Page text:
Supply the space with all the materials your child will need.

Think about all the things your child will need that should be in easy reach of their study space to avoid any interruptions in their workflow. Even if you have a multi-functional space—like a kitchen table—as your designated study space, you can put your materials in a portable storage bin or rolling cart so it’s within easy access. Depending on the grade, here are some common supplies they may need:

  • Calculator
  • Construction paper
  • Glue sticks, bottle of glue, scissors
  • Index cards
  • Pens, pencils, highlighters, pencil sharpener, eraser
  • Poster board
  • Printer paper and print cartridges
  • Ruler
  • Storage box
  • Wall calendar
  • Water-based markers
  • Watercolor paints

Get Kids Used to Their New Bedtime Before School Starts

Bed times usually start slipping further and further back as the summer plugs along. By the time summer ends, bedtime (Bedtime? What bedtime?) can be completely out of alignment with a regular school night schedule. The best way to make sure that your child, even your teenager, can meet his first days of school at his best is to get him to sleep early and up again early one week before school starts, when he doesn’t have a lot of new school responsibilities or a new routine yet. This is especially important if he’s beginning a new school altogether (which is inherently a little more stressful.) Remember that school-age children need 10-11 hours of sleep each night. It benefits everyone if they are well rested.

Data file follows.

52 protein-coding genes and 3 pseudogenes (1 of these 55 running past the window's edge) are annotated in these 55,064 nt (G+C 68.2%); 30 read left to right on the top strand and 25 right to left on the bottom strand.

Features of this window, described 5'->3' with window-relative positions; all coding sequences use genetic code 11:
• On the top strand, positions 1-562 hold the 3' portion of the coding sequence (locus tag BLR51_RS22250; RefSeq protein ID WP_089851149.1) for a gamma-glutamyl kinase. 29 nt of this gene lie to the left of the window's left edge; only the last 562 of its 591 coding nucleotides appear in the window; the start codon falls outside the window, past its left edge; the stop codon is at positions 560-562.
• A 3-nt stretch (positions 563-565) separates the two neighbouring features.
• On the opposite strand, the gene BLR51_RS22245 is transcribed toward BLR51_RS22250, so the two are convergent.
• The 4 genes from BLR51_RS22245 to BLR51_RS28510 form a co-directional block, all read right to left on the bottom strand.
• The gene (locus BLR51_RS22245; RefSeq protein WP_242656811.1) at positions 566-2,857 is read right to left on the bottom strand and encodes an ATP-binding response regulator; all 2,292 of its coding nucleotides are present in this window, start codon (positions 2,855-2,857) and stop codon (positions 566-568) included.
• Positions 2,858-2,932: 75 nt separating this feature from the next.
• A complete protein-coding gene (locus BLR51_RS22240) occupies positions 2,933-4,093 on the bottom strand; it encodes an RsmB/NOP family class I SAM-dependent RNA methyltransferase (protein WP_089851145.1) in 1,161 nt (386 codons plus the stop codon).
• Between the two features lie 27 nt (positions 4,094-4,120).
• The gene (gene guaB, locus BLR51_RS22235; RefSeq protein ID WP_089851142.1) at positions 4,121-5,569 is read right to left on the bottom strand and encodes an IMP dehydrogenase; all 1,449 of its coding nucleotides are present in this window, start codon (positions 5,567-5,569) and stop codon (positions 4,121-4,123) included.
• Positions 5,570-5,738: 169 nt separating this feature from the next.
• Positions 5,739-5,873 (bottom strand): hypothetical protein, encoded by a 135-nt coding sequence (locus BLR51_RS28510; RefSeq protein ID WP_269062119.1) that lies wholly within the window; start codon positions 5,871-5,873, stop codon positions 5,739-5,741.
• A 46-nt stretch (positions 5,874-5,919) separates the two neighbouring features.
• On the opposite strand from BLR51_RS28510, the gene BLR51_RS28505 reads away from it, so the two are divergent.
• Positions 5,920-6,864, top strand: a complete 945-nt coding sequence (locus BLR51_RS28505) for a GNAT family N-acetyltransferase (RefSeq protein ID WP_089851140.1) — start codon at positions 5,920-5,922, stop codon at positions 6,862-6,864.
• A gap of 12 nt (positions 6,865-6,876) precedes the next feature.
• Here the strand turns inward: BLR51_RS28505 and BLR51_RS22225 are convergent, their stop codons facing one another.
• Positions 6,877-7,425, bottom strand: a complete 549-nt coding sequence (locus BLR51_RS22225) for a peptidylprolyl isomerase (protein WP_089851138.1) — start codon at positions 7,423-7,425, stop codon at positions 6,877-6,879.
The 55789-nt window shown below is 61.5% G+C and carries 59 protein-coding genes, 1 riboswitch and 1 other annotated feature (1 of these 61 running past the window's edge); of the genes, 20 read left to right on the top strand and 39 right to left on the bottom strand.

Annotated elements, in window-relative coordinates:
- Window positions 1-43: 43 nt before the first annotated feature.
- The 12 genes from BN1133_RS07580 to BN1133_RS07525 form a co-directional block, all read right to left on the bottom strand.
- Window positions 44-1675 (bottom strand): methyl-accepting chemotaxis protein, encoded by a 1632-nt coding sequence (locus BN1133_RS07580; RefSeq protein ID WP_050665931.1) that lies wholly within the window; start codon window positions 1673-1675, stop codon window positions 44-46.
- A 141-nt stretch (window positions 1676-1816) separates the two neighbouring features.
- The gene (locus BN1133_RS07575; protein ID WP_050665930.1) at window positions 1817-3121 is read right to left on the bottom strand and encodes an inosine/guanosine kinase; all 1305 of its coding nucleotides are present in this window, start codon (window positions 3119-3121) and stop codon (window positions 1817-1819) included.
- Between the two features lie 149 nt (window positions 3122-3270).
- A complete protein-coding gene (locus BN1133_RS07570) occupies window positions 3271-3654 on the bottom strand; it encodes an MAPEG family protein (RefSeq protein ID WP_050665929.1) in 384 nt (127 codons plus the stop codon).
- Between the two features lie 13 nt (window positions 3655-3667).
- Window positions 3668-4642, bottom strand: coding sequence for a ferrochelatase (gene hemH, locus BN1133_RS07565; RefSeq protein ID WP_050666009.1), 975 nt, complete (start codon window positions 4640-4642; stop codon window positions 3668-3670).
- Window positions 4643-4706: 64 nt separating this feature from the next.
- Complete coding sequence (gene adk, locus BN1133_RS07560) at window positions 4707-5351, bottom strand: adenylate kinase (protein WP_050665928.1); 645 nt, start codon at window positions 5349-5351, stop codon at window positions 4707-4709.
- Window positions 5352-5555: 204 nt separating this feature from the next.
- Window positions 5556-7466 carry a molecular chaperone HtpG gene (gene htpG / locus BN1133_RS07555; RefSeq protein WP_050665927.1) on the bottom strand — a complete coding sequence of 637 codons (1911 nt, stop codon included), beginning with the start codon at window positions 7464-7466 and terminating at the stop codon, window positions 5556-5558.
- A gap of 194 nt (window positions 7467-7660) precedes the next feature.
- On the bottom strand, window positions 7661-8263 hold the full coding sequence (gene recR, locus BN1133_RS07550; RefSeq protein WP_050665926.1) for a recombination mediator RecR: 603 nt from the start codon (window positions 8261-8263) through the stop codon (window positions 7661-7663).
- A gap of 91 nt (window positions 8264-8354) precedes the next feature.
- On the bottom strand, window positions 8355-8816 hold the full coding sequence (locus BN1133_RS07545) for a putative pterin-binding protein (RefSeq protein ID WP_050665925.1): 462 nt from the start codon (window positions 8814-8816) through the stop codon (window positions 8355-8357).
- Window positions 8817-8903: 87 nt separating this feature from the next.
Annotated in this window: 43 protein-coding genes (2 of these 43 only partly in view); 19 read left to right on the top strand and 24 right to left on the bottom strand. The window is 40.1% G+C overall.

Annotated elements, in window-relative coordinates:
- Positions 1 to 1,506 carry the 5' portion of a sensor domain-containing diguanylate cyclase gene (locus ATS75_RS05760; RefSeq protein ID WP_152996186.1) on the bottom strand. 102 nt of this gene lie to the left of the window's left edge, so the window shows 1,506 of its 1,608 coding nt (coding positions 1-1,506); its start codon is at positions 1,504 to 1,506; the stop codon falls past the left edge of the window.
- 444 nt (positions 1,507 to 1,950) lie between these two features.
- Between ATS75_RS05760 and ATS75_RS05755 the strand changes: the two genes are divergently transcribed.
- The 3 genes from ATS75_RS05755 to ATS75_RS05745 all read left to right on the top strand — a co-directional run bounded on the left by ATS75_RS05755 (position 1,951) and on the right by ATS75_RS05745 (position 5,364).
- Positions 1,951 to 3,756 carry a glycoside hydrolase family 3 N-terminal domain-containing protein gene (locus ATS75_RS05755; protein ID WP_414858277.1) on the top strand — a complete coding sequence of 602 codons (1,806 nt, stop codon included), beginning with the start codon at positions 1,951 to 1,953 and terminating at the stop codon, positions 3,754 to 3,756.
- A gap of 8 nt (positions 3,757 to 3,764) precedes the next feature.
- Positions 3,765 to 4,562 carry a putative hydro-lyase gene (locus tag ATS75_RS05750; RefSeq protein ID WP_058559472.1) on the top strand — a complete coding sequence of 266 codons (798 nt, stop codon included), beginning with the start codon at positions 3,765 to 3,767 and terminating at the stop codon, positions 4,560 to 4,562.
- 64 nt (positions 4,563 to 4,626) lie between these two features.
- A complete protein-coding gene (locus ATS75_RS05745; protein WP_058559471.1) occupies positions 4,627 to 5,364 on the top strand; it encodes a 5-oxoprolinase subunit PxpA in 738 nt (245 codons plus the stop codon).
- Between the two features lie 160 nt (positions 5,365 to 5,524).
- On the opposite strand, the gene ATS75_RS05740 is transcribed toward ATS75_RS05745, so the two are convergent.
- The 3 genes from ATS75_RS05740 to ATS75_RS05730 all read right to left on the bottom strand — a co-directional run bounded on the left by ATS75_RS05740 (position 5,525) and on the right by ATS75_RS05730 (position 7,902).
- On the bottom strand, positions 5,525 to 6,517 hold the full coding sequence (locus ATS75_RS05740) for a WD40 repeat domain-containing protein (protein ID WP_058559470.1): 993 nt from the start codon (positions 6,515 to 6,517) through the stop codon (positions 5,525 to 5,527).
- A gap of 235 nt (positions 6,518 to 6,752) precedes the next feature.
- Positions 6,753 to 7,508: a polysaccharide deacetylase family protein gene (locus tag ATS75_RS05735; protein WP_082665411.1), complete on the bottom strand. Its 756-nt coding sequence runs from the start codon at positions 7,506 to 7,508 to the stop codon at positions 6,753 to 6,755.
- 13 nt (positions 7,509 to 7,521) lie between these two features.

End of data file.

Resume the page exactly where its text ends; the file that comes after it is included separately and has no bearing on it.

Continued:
Don’t Wait Until the Last Minute to Buy School Supplies

These days parents often get an extensive list of specific supplies needed for that first day of class and many scramble to the stores the weekend before school starts to find the shelves almost bare and completely worked over. By getting your child’s school supplies as soon as you get the list of what’s needed—preferably mid-summer—you can not only make sure your child starts the new year feeling confident knowing he has all the tools he’ll need, but you can also save money by taking advantage of all the great sales throughout the summer. This will save you and your child a lot of stress come September. Also remember to take advantage of summer sales for any back to school clothing that your child needs. buy lioresal online